Russia air strikes kill 10 civilians in northwest Syria: monitor

A damaged vehicle lies next to a crater caused by reported airstrikes by Russia in Kafranbel, Idlib province of Syria on May 20, 2019. (AFP)
Updated 20 May 2019
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Russia air strikes kill 10 civilians in northwest Syria: monitor

  • Clashes between regime forces and militants raged Monday on the edge of the region held by Syria’s former Al-Qaeda affiliate
  • The Syrian regime and Russian bombardment has increased in Idlib region since late April

KAFRANBEL, Syria: Air strikes by Syrian regime ally Russia have killed 10 civilians including five children in a northwestern militant bastion, a monitor said Monday, hours after Moscow announced a cease-fire there.
Clashes between regime forces and militants raged Monday on the edge of the region held by Syria’s former Al-Qaeda affiliate, following the deadly air raids overnight, the Syrian Observatory for Human Rights said.
The Idlib region controlled by Hayat Tahrir Al-Sham is supposed to be protected from a government offensive by a September buffer zone deal, but regime and Russian bombardment has increased there since late April.
The Observatory said Russian air strikes overnight killed five children, four women, and one man in the town of Kafranbel in Idlib province.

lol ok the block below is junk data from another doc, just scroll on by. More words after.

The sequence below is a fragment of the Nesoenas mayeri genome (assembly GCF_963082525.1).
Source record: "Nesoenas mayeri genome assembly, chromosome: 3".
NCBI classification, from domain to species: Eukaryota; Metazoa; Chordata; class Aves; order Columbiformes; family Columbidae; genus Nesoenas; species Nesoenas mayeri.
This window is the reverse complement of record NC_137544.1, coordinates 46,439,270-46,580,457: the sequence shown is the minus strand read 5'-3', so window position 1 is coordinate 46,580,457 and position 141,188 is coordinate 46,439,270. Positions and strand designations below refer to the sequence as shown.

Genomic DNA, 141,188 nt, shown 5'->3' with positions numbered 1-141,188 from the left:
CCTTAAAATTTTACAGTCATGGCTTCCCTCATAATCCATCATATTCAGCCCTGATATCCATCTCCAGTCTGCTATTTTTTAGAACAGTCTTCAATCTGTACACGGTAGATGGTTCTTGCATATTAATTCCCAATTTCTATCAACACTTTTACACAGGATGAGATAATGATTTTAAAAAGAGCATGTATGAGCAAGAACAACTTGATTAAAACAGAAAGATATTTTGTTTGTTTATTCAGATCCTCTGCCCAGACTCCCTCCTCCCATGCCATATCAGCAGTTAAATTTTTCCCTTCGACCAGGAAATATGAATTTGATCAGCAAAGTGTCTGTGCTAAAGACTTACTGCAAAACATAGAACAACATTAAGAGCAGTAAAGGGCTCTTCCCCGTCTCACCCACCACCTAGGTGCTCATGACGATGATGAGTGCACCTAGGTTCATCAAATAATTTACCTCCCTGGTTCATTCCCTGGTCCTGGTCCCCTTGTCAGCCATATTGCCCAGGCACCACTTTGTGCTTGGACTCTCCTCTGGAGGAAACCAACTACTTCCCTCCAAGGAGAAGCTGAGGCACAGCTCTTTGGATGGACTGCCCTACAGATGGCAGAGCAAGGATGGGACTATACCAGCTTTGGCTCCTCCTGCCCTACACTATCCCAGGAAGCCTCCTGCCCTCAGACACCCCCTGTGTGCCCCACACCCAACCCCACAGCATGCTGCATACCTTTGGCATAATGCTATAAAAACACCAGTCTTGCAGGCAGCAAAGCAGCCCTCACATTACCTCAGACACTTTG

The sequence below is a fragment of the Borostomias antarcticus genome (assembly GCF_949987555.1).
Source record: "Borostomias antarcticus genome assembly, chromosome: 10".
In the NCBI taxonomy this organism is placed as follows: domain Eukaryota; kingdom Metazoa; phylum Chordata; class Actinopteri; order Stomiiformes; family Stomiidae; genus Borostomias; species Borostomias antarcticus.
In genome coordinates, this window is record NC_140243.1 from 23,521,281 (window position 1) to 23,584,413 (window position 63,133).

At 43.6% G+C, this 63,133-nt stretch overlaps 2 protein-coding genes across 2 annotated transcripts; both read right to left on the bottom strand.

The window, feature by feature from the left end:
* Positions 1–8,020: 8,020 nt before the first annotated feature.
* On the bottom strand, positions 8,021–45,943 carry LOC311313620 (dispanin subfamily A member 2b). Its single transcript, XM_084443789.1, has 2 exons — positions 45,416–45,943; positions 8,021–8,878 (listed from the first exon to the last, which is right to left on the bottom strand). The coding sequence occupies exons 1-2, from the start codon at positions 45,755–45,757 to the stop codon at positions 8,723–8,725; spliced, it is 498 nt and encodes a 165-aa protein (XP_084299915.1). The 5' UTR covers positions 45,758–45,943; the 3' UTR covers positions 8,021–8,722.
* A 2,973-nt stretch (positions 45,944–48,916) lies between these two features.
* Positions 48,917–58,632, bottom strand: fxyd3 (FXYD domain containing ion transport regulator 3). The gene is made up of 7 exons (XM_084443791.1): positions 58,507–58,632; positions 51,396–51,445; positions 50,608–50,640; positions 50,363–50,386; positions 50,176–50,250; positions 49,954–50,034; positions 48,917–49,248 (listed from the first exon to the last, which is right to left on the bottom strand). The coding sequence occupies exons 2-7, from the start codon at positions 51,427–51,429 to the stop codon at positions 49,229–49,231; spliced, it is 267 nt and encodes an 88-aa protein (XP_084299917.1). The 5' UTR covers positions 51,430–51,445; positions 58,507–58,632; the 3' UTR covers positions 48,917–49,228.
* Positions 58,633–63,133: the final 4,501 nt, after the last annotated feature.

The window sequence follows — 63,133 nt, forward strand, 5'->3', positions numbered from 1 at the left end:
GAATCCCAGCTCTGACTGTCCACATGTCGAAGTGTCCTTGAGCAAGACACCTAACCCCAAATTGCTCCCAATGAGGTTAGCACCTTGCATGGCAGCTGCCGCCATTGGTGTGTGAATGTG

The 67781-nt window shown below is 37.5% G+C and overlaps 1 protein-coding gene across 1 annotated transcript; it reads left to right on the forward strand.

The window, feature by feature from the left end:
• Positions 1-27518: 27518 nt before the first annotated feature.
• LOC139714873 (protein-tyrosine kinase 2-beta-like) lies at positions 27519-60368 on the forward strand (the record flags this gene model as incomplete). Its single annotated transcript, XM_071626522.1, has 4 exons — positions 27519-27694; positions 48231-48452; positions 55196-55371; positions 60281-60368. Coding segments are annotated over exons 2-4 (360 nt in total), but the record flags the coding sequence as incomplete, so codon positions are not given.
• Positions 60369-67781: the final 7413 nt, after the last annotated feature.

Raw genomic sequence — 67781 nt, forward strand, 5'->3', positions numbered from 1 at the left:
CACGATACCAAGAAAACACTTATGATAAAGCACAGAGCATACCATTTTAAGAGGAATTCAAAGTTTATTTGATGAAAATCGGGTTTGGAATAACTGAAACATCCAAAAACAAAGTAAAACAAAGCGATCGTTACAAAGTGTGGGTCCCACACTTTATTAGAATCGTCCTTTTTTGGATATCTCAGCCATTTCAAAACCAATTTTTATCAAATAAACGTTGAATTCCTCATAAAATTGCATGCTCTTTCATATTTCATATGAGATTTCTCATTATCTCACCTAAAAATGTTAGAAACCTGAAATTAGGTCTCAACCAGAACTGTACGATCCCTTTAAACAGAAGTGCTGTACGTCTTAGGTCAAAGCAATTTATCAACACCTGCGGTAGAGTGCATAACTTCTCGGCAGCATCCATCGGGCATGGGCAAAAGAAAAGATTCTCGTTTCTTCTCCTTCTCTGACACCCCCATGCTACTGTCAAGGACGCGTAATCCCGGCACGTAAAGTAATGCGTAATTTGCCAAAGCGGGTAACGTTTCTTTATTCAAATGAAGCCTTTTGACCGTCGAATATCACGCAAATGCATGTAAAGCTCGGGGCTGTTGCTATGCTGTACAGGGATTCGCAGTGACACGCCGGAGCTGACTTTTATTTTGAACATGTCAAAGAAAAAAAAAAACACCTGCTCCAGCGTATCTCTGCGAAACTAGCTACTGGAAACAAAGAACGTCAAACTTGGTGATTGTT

The air strikes hit near a hospital in the town, knocking it out of service, the Britain-based monitor said.
An AFP correspondent saw five homes on the edges on the town that were destroyed or damaged after the strikes.
Survivors picked through the debris to save the belongings they could, the reporter said, while a young man covered in dust from head to toe leant against a wall, shell-shocked after his father was killed.
Umm Wasel narrowly missed the air strike on her home after relatives invited her over to break her daily fast of the Islamic month of Ramadan with them.
“I came back at night to find my home devastated,” said the 72-year-old, dressed in a long red robe and a black scarf covering her hair.
People “had thought I was under the rubble,” she said.
The Observatory said six other civilians also died in bombardment by regime forces in other parts of the Idlib region on Sunday.
The militant stronghold includes most of Idlib province as well as parts of neighboring Aleppo, Hama and Latakia provinces.
Fighting raged in the north of Hama province between loyalists and militants from early Monday, the Observatory said, after relative respite in bombardment over the past three days.
Russian airplanes pounded the south of Idlib province, while government aircraft targeted the north of Hama province with machine guns, missiles, and crude barrel bombs, the monitoring group added.
The deadly Russian air strikes come after Russia on Sunday said Syrian armed forces had “unilaterally ceased fire in the Idlib de-escalation zone” from May 18 at midnight, but that fire of loyalists had continued.
Russia and rebel ally Turkey inked a buffer zone deal to protect the Idlib region of some three million people in September, but regime fire has increased there since HTS took control in January.
Syria’s war has killed more than 370,000 people and displaced millions inside Syria and abroad since starting in March 2011 with a crackdown on anti-government protests.


Former Egyptian president Morsi buried in Cairo: lawyer

Updated 18 June 2019